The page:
Early in Saintseneca's Friday performance at Newport Music Hall, the five-piece launched into "Happy Alone," a standout track off its 2014 album Dark Arc. Yet, increasingly, the formerly loose-knit collective has learned to operate as a full-on band, fleshing out singer/songwriter Zac Little's once-folksy output with intricate three-part harmonies, occasional noise outbursts and propulsive drums courtesy of Matt O'Conke - a key addition whom Little discussed in a Stereogum interview earlier this year.

Early in Saintseneca's Friday performance at Newport Music Hall, the five-piece launched into "Happy Alone," a standout track off its 2014 album Dark Arc. Yet, increasingly, the formerly loose-knit collective has learned to operate as a full-on band, fleshing out singer/songwriter Zac Little's once-folksy output with intricate three-part harmonies, occasional noise outbursts and propulsive drums courtesy of Matt O'Conke - a key addition whom Little discussed in a Stereogum interview earlier this year.

"Even when we were doing Dark Arc, I was actually scared that we were adding actual drums to those songs," he said. "It probably seems absurd, and I'm not embarrassed, but I can acknowledge the absurdity that still more than half of the length of this eight-year project, we've had, like, plastic trashcan as our drums more than actual drums."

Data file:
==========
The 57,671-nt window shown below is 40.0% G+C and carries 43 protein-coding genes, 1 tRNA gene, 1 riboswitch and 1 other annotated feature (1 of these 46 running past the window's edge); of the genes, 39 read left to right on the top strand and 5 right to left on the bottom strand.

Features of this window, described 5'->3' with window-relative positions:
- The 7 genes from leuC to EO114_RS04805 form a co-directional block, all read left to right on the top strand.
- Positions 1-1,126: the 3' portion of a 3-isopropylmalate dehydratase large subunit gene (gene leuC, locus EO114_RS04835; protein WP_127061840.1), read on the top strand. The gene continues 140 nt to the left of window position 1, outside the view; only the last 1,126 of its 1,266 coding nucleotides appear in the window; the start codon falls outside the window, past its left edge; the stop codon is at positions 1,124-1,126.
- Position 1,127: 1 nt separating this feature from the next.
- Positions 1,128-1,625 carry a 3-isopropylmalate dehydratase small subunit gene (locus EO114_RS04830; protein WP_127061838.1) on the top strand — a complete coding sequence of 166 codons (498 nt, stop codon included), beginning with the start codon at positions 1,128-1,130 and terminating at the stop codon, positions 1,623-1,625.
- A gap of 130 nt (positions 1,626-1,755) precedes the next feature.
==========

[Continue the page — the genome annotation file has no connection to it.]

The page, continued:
Well, no longer. Performing here behind the newly released Such Things (Anti), Saintseneca flaunted a deeply honed musical chemistry and a more muscular, groove-oriented sound. Repeatedly during the band's 75-minute set, the song's narrators sang of being battered - "I defy the stars above to bash our milky heads in," challenged Little on the twinkling "Such Things" - but more often than not, the bandmates returned fire, coloring a range of pop-rock songs with deep, bubbling bass, chiming keyboard and crackling guitar static.

Of course, even with Wilco-esque noise elements bleeding into a handful of songs - "Blood Bath," for one, mirrored Jeff Tweedy and Co.'s "Via Chicago" as it swung between pretty folk passages and craggy flare-ups awash in crashing cymbals and feedbacking guitars - the musicians maintained the ability to bring living-room stillness to the outsized venue. Such was the case on "How Many Blankets Are in the World?," which Little performed solo and acoustic, and the tender, touching "Fed Up With Hunger," one of a handful of tunes where Little ceded lead vocals to bandmate Maryn Jones (All Dogs, Yowler).

On the former, Little, his voice holding at a conversational level, crooned of listening to Smashing Pumpkin's "Tonight, Tonight," and the exchange that happens between artist and listener once a song is released to the world. "But if it's Billy's song," he sighed, "It's mine to hold."

The bandmates engaged in a similar transaction with their audience on this evening. "I feel connected to something," Little offered on "Acid Rain," accompanied by several hundred singing patrons who undoubtedly shared the sentiment.